Two Men Rescued in a Two-Month Time Span
While Parker police officers consider saving lives a part of their job, those types of emergency calls don’t happen that often.
But between Aug. 21 and Oct 24, two men were lucky to have Parker officers, trained in CPR and the use of Automated External Defibrillators, come to their rescue.
The first call occurred on Aug. 21, just after Sgt. Joe Cummings had finished lunch with his wife, Melissa, and gone back on duty. According to police, Daniel Tischhauser was driving southbound near Jordan Road and Centre Court when he struck the rear of another vehicle.
When Cummings arrived, he pulled the victim out of the vehicle and began administering CPR. It was the fifth time Cummings was credited with saving a life in his 19 years as a Parker police officer.
For the self-described adrenaline junky, who has also been a member of the Douglas County SWAT team, all five incidents were just part of the job.
“It’s a part of what cops do. I’m no different than anybody else,” he says, explaining that the other four life-saving incidents involved two people who were trying to commit suicide by hanging, one person in a motorcycle accident with a severely compromised airway and another CPR rescue.
“You just do your job,” he says. “Everybody that works here knows it’s part of the job, and you just do what has to be done.”
Josh Hans, the department’s public relations coordinator, says five saves in one career is an unusually high number and that Cummings is a “tremendous asset to us and Parker.”
Tischhauser was able to express his gratitude when the two were reunited a week after the accident. After spending five days in Parker Adventist, including three in ICU, Tischhauser told the officer: “You saved my life, but I never saw your face until today.”
Tischhauser and Cummings also credit personnel from South Metro Fire Rescue and Parker Adventist Hospital for the successful outcome.
“We’re just a link in a chain,” Cummings says. “The South Metro paramedics in this town are phenomenal. If it wasn’t for them, the chain would be broken. Typically, we take them to Parker Adventist because it’s our closest hospital. That staff is second to none.”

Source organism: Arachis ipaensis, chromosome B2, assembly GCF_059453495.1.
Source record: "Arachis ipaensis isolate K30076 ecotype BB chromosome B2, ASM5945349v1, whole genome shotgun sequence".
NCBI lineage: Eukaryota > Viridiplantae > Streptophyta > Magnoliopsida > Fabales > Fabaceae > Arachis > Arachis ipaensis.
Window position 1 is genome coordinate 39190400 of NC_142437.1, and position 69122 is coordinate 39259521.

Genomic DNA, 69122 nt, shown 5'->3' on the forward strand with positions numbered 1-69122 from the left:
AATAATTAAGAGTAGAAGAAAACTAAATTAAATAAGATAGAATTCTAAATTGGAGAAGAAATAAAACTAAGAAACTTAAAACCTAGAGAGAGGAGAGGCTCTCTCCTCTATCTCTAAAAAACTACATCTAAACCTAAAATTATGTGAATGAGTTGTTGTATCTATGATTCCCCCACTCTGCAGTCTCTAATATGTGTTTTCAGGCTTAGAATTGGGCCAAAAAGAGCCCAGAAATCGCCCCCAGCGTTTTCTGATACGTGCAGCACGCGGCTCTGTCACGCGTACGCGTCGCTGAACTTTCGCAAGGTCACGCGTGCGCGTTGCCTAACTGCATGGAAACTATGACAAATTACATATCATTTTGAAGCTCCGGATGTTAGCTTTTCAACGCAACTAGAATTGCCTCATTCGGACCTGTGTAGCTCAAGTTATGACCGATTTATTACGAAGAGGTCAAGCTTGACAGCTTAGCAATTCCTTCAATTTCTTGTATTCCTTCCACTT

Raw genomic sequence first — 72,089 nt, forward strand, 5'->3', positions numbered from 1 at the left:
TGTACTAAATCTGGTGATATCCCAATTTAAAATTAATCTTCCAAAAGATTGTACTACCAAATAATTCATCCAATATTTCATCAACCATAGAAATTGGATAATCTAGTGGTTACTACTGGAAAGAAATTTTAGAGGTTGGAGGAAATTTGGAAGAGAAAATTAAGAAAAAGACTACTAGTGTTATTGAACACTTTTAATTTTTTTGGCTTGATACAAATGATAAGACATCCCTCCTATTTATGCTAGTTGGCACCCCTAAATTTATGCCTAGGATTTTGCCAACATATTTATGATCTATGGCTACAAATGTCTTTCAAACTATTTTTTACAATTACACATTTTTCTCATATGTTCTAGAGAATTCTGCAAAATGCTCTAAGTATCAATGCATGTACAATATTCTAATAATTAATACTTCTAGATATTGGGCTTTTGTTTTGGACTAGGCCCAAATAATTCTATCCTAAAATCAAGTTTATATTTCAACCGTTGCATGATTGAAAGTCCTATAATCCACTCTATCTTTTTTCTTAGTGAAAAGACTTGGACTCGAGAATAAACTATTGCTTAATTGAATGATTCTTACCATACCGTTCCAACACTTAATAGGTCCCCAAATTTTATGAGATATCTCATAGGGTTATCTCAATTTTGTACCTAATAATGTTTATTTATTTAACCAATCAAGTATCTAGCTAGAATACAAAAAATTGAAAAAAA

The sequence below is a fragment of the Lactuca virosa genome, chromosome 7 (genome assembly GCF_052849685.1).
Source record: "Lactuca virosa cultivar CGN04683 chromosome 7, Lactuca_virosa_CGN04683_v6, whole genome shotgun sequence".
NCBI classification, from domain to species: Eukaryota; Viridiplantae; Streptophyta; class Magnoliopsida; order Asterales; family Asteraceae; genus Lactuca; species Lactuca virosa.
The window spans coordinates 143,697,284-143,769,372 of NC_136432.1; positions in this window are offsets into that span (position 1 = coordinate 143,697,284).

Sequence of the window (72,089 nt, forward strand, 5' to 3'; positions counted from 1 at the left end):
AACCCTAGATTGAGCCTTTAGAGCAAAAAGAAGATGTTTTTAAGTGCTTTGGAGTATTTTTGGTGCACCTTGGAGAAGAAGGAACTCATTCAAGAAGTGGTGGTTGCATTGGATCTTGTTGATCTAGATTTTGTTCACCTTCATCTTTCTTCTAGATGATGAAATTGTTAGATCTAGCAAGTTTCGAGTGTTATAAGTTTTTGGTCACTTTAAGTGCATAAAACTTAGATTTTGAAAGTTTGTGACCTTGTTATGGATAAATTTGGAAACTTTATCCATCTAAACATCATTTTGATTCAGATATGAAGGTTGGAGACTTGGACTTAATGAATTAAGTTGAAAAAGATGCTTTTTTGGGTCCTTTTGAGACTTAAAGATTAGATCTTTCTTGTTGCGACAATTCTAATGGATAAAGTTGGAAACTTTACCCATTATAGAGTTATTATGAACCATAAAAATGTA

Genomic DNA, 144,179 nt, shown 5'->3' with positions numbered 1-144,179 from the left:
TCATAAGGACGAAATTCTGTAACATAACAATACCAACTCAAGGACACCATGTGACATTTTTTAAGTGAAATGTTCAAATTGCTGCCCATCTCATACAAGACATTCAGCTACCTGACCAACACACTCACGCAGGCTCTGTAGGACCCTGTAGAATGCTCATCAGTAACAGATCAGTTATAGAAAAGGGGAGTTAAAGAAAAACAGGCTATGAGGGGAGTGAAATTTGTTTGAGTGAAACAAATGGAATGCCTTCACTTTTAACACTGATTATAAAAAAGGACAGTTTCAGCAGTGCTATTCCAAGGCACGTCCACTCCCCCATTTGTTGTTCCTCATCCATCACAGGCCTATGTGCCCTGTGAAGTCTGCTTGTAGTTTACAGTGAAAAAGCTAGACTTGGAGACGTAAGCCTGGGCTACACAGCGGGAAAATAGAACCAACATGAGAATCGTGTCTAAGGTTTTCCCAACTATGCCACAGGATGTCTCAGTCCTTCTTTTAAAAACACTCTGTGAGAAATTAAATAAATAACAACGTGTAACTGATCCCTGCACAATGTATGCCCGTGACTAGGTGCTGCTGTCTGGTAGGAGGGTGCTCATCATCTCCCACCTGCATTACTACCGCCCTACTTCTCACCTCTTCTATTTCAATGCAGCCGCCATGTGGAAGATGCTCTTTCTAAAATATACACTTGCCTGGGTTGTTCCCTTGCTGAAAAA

About two months later, on Oct. 24, Sgt. Nate Schivinski, Officer Trey Biles and Officer Darcy Hier were dispatched to a medical emergency near Parker Road and Mainstreet, where they experienced their first life-saving event.
Upon arrival, Schivinski and Biles stepped in and began administering CPR to a man on the ground, while Hier went to get an Automated External Defibrillator (AED) from her patrol car.
The AED can analyze a situation and determine if it is needed. The first two AED analyses advised against shocking the man, so Schivinski and Biles continued with chest compressions and breaths.
When Hier placed the AED on the victim’s chest a third time, it advised that a shock was necessary, and a shock was successfully administered. South Metro Paramedics had to shock the man a second time when they transported him to Parker Adventist Hospital.
The 83-year-old, who had suffered a heart attack, has since recovered and returned home to Tennessee.
Cummings, who sits on the Board of the South Metro Safety Foundation, volunteers as a deputy commander for a Civil Air Patrol squadron and is a Search & Rescue pilot, is a strong advocate for CPR training and the wide-spread availability of AEDs.
“Everybody needs to know CPR,” he says. “I’m just a firm believer that everybody needs to know it. And that you should have AEDs available everywhere.”
According to Hans, every Parker officer on the street is equipped with an AED. Since January of 2014, the life-saving equipment has been used 12 times, including on four occasions when the actions of the officers and the AEDs have been credited with saving a life.